Why We Still Need A Lifeline: Ensuring Phone Access for Low- Income Families in the US

March 15, 2013

As congressional leaders battle over the looming sequester,
the need and expense of basic social service programs has been subject of
national debate. On Capitol Hill, the costs and benefits of such services are
described in terms of dollars and cents. The Universal Service
(USF) is no exception from scrutiny and it is the position of Public
Knowledge that cuts to our communications service safety net, is a mistake that
would harm millions of Americans.

Our telephone system is one of that has made America great.
Its reliability has fostered innovation and growth as well as provided an
essential public safety net. As mandated by the 1996 Telecommunications Act, the FCC is
required to ensure that all Americans
have access to affordable communication services. Unlike other federal safety
net programs USF is subsidized by carriers, not through federal taxes, and
provides millions of Americans with critical services they might have not otherwise
had access to.

The USF provides low-income families with phone service via
a household subsidy on either one wire-line or mobile phone line. It ensures
access remains affordable in rural and tribal households by offsetting the higher
costs of maintaining networks in those areas. Schools and libraries are able to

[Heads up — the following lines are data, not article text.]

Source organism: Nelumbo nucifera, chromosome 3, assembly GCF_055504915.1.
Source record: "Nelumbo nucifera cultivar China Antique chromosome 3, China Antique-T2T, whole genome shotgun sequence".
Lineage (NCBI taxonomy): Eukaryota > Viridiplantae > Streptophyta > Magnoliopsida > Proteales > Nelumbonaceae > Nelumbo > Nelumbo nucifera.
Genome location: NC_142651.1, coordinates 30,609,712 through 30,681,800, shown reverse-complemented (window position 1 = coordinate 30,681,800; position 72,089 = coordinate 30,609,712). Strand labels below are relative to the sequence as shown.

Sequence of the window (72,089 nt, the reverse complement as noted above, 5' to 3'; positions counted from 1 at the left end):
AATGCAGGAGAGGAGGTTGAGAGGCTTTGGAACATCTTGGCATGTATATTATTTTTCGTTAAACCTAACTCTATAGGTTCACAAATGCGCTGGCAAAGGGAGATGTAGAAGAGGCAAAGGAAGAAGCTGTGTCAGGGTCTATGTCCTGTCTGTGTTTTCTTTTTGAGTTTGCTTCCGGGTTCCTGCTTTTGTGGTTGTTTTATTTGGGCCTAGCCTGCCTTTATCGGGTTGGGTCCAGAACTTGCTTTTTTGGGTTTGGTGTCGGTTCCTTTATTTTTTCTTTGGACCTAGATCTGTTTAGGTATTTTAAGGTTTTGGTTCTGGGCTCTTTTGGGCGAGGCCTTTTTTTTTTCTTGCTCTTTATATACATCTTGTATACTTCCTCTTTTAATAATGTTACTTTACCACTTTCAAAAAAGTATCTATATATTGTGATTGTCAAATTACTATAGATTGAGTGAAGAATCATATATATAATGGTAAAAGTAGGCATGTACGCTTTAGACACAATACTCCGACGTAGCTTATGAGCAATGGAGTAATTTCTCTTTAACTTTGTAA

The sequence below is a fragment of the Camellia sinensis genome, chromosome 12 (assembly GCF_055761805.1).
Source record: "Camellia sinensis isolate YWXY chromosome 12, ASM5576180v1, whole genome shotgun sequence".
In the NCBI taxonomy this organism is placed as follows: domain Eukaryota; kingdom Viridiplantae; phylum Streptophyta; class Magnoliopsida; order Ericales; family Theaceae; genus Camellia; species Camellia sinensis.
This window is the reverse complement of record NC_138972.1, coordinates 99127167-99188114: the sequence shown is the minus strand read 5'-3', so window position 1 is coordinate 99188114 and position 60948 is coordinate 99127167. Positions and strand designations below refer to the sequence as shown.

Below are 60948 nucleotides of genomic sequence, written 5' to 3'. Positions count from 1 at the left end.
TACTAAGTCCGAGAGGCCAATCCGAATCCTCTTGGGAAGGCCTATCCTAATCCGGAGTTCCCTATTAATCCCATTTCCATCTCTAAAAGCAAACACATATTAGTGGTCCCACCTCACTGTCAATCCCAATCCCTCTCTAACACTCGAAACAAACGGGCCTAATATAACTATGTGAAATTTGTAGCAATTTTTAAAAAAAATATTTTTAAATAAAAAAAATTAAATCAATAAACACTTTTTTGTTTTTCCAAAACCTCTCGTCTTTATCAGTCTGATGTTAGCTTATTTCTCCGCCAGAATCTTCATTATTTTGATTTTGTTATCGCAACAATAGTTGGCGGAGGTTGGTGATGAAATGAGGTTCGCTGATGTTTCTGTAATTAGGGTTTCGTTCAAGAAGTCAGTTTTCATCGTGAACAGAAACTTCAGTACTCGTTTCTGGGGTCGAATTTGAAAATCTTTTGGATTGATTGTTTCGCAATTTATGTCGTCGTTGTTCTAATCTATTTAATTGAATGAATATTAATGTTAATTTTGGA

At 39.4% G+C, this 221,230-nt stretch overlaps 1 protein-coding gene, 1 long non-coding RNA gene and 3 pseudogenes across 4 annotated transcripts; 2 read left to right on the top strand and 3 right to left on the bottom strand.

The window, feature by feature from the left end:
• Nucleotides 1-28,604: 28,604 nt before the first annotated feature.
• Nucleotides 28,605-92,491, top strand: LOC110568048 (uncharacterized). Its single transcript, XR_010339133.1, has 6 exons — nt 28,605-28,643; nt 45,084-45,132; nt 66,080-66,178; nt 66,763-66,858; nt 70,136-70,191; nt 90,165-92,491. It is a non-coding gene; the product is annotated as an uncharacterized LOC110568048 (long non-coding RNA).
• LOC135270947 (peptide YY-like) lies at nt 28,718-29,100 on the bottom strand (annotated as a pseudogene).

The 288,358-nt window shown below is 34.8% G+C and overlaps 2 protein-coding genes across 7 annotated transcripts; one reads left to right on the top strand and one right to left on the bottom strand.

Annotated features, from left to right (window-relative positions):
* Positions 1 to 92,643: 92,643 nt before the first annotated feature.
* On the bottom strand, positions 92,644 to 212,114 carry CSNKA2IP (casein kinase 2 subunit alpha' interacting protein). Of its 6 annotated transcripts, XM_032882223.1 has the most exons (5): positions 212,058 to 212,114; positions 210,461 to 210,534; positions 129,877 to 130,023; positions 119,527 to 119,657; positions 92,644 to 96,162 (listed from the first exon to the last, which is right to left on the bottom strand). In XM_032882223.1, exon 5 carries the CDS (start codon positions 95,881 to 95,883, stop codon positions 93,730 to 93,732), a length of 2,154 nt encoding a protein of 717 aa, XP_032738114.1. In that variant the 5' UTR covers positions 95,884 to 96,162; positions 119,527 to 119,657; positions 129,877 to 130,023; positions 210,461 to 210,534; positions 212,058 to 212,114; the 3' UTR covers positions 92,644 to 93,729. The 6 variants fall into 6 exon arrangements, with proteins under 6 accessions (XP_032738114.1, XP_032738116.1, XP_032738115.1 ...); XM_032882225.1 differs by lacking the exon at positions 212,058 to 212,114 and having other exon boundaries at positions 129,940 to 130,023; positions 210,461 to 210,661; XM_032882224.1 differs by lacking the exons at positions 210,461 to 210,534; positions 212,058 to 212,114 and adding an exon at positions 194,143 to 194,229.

receive subsidies for Internet access via the E-rate

Policy-makers, who cry fiscal wolf and urge cuts to the USF
program, ignore the fact that although economic recovery is occurring- many
Americans are still hurting. Economically challenged Americans need that
connection that Lifeline guarantees to remain connected to employment and
educational opportunities. Low income Americans, including the elderly on fixed
incomes also rely on Lifeline to connect to 911 and emergency medical services.
Protecting the ability of elderly and low income Americans to remain connected
to community services and the greater economy is a responsibility that should
be a priority to policy-makers on both sides of the aisle.

Unfortunately like similar social programs, USF has come
under recent attack because of reported abuses, giving fodder to opponents who point
to these instances as proof of government wastefulness. Commissioner Mignon
Clyburn clarified that the USF does not provide free cell phones to poor, and
instead is an important benefit to 15 million families who could otherwise not
afford phone service.

The Lifeline program has undergone significant reforms
according to Clyburn. Strides have been taken within the
Commission to investigate claims of fraud and abuse, reform the eligibility confirmation
process and improve the overall education about the Lifeline program. Clyburn
reported over $200 million was saved last year as a result of these reforms,
with an additional $400 million projected savings over the next.

As the technology advances, the conversations will only
become more complicated, and the scrutiny will continue. I applaud policy
makers like Commissioner Clyburn who, despite the current political climate- remain
committed to protecting a vital lifeline for so many Americans.